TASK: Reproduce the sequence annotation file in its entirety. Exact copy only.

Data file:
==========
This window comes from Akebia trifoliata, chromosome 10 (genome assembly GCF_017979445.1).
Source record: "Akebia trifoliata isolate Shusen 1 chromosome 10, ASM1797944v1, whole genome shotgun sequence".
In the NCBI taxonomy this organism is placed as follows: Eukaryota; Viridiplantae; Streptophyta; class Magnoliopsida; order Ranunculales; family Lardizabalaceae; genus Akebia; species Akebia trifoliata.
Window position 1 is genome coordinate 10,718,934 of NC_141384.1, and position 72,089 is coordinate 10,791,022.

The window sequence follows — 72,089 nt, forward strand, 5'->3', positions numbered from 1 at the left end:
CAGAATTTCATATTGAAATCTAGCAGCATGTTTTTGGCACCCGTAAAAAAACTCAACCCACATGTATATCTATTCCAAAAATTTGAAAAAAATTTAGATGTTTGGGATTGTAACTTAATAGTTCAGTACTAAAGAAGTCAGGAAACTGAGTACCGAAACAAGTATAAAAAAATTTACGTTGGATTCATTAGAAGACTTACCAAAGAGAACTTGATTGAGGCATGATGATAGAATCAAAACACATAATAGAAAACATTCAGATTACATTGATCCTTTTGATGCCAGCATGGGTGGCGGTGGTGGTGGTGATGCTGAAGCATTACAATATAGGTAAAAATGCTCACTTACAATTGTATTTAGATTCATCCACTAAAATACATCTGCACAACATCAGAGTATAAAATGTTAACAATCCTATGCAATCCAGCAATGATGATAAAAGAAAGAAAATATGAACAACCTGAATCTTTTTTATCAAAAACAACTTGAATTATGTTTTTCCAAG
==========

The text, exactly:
This window comes from Akebia trifoliata, chromosome 10 (genome assembly GCF_017979445.1).
Source record: "Akebia trifoliata isolate Shusen 1 chromosome 10, ASM1797944v1, whole genome shotgun sequence".
In the NCBI taxonomy this organism is placed as follows: Eukaryota; Viridiplantae; Streptophyta; class Magnoliopsida; order Ranunculales; family Lardizabalaceae; genus Akebia; species Akebia trifoliata.
Window position 1 is genome coordinate 10,718,934 of NC_141384.1, and position 72,089 is coordinate 10,791,022.

The window sequence follows — 72,089 nt, forward strand, 5'->3', positions numbered from 1 at the left end:
CAGAATTTCATATTGAAATCTAGCAGCATGTTTTTGGCACCCGTAAAAAAACTCAACCCACATGTATATCTATTCCAAAAATTTGAAAAAAATTTAGATGTTTGGGATTGTAACTTAATAGTTCAGTACTAAAGAAGTCAGGAAACTGAGTACCGAAACAAGTATAAAAAAATTTACGTTGGATTCATTAGAAGACTTACCAAAGAGAACTTGATTGAGGCATGATGATAGAATCAAAACACATAATAGAAAACATTCAGATTACATTGATCCTTTTGATGCCAGCATGGGTGGCGGTGGTGGTGGTGATGCTGAAGCATTACAATATAGGTAAAAATGCTCACTTACAATTGTATTTAGATTCATCCACTAAAATACATCTGCACAACATCAGAGTATAAAATGTTAACAATCCTATGCAATCCAGCAATGATGATAAAAGAAAGAAAATATGAACAACCTGAATCTTTTTTATCAAAAACAACTTGAATTATGTTTTTCCAAG